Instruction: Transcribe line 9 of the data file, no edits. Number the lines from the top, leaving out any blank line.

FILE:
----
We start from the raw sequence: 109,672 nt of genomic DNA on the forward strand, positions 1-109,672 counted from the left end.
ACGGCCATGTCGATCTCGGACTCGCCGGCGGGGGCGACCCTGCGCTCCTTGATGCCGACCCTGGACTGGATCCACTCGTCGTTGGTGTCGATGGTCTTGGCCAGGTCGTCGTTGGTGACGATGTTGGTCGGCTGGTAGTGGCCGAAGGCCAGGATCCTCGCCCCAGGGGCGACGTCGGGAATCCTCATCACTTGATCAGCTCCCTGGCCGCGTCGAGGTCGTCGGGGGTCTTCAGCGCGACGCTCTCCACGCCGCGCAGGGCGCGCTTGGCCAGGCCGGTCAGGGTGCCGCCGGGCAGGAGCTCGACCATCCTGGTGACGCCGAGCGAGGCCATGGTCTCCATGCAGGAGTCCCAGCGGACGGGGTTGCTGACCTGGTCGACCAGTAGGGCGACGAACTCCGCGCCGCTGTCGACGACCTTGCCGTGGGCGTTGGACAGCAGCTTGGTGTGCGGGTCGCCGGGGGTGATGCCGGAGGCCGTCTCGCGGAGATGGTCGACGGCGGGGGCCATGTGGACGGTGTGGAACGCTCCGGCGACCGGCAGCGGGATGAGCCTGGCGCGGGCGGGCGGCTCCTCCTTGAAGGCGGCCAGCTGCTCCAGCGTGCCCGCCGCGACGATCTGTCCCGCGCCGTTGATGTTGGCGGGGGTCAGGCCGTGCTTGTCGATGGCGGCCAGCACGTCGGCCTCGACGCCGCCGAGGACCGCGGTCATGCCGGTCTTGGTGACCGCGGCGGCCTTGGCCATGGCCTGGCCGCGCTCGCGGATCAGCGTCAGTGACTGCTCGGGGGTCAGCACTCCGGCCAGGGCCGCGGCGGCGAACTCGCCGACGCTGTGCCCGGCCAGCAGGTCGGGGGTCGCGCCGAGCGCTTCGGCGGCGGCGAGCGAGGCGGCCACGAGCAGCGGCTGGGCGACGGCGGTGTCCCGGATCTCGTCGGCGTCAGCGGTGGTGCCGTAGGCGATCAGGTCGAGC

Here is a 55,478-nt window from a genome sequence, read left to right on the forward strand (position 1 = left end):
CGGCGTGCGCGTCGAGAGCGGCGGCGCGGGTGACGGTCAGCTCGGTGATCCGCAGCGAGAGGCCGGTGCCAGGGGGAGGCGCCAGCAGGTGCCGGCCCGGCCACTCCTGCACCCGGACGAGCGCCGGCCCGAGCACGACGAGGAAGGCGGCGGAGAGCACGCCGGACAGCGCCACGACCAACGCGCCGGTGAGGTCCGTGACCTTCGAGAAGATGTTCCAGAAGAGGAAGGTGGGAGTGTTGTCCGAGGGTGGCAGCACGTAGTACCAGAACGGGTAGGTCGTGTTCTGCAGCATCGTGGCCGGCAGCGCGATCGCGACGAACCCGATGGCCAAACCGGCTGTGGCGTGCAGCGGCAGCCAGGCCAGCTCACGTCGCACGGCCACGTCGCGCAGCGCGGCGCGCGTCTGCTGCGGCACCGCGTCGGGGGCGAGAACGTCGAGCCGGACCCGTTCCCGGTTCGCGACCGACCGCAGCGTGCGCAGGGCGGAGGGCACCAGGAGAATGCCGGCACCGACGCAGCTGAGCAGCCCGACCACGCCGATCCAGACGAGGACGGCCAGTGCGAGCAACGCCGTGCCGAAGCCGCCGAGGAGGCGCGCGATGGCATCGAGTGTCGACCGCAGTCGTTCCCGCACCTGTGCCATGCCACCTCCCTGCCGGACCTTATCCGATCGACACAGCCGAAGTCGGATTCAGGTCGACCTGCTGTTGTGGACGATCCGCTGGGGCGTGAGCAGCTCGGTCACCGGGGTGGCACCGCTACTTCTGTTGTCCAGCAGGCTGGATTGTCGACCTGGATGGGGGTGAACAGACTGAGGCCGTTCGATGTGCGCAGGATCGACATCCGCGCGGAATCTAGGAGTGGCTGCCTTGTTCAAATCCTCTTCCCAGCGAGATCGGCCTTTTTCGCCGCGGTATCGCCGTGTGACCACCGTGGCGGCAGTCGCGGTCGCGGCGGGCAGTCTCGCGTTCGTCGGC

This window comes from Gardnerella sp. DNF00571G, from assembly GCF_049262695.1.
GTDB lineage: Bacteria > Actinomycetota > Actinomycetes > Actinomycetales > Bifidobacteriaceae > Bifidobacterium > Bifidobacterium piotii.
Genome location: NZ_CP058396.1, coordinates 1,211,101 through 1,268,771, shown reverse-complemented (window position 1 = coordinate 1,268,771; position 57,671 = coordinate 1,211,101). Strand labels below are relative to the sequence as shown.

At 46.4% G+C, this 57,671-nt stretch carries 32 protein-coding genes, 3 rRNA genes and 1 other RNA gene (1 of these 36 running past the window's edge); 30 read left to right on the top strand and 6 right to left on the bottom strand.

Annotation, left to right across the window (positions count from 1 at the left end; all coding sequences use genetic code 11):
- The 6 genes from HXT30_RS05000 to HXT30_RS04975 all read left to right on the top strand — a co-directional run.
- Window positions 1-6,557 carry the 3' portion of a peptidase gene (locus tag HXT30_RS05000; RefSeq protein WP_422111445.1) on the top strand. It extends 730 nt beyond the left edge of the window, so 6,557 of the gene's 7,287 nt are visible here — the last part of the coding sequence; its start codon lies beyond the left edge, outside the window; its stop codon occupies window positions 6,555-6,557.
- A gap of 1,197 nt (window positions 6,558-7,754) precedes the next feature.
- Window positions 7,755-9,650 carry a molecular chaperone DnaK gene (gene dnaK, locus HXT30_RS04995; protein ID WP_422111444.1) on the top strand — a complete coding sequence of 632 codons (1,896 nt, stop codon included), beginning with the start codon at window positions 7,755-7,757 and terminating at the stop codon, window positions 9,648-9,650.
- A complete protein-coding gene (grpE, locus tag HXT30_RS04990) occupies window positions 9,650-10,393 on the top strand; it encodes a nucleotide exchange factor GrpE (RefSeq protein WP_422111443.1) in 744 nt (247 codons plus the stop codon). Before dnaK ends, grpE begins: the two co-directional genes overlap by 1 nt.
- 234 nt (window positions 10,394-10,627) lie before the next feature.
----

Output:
Annotation, left to right across the window (positions count from 1 at the left end; all coding sequences use genetic code 11):